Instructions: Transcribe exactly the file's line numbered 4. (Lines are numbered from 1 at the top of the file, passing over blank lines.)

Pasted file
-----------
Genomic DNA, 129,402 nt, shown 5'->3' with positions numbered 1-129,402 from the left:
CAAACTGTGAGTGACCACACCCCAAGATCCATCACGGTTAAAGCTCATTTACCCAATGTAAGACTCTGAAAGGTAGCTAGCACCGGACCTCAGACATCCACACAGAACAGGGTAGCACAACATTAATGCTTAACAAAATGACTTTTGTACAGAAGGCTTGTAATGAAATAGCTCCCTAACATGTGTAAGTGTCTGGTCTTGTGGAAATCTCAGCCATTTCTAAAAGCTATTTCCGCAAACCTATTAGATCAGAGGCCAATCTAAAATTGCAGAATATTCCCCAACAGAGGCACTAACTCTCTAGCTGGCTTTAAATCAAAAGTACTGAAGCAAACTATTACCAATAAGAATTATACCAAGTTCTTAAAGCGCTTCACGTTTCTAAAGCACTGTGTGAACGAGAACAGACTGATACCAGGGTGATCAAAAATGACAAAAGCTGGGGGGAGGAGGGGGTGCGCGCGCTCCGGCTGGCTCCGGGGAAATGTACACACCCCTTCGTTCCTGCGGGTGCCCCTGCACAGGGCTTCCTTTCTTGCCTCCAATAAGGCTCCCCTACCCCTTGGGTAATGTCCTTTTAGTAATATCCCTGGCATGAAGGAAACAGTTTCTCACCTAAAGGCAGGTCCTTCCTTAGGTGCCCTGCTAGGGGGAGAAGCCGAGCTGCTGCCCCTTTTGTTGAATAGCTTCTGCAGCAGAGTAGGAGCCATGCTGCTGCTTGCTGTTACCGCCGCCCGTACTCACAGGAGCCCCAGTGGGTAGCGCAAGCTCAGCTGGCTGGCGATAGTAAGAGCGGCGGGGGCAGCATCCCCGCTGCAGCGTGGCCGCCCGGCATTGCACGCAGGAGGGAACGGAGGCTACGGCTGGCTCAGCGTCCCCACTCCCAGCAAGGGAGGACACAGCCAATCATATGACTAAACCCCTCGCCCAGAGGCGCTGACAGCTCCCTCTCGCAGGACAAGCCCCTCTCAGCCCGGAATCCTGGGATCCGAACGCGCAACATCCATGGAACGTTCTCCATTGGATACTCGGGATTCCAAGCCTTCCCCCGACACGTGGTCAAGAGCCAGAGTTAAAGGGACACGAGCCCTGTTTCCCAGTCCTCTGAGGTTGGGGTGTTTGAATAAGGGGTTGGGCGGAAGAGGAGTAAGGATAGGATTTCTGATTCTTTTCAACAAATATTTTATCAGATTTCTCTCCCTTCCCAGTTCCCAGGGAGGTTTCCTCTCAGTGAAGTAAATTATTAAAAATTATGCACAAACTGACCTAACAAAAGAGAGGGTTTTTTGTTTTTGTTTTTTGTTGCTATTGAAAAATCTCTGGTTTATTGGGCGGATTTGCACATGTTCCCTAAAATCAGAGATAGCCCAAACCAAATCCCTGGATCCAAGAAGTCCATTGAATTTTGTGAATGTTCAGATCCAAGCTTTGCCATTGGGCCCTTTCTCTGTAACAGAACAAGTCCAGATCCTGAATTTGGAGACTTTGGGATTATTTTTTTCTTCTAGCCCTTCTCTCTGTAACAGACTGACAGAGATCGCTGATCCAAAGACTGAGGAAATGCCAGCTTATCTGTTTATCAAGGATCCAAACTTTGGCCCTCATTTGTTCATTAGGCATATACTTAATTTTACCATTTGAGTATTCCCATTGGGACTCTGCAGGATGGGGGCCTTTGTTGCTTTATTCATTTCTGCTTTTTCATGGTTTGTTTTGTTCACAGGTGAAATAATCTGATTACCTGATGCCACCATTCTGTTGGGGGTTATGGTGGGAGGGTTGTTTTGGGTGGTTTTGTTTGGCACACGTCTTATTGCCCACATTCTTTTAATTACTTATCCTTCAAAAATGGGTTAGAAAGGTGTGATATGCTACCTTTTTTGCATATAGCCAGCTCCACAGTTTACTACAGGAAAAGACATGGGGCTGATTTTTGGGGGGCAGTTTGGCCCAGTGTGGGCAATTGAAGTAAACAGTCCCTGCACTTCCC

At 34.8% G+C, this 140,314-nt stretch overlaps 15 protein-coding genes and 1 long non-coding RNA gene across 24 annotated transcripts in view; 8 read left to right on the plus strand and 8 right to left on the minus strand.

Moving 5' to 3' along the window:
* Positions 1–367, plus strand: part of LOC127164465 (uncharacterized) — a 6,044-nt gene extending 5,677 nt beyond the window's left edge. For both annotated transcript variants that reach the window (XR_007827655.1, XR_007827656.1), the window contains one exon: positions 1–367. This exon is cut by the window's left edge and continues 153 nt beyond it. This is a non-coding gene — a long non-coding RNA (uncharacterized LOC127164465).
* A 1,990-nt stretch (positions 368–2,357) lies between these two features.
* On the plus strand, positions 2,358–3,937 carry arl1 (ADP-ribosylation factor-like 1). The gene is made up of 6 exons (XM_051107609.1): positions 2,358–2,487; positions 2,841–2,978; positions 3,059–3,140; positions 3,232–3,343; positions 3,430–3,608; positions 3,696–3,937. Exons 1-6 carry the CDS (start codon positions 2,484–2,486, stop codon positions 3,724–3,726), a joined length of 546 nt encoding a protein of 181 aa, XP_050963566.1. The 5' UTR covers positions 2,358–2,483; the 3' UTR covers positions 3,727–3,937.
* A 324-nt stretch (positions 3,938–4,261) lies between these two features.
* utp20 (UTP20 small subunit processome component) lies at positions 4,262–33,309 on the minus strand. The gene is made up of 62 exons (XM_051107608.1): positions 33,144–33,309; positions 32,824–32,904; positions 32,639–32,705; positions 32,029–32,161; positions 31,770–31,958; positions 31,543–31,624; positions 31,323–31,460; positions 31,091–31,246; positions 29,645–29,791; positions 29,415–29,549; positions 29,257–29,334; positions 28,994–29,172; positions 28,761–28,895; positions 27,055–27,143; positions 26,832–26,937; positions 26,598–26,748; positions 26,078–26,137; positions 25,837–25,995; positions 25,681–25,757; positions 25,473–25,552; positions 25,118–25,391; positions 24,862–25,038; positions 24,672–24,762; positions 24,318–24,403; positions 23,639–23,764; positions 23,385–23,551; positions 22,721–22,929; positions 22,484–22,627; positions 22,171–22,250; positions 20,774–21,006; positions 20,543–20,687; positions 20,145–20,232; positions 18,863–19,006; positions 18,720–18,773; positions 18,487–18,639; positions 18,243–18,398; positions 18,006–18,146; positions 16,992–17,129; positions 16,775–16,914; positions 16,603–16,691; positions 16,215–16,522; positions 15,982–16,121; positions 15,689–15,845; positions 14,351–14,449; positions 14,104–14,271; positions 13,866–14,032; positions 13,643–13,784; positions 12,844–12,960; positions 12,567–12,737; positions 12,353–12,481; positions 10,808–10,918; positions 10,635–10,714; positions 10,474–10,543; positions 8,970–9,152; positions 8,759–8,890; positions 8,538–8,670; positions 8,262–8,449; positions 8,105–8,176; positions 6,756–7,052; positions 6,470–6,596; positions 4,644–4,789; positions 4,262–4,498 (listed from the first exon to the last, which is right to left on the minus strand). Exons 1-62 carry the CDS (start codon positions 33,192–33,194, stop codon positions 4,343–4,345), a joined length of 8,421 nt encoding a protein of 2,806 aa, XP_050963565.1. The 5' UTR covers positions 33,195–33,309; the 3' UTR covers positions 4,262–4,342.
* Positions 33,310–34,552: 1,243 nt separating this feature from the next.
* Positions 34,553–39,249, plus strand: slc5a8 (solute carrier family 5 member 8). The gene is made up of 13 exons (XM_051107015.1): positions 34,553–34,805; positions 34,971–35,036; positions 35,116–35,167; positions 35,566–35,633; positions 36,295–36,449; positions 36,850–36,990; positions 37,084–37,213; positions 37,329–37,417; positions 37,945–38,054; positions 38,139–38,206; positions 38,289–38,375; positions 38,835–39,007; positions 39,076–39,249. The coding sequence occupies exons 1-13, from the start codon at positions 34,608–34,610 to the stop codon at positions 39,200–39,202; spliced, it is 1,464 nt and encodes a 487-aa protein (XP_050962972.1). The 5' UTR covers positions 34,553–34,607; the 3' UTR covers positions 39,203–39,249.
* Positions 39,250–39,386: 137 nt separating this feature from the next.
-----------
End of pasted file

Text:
Moving 5' to 3' along the window: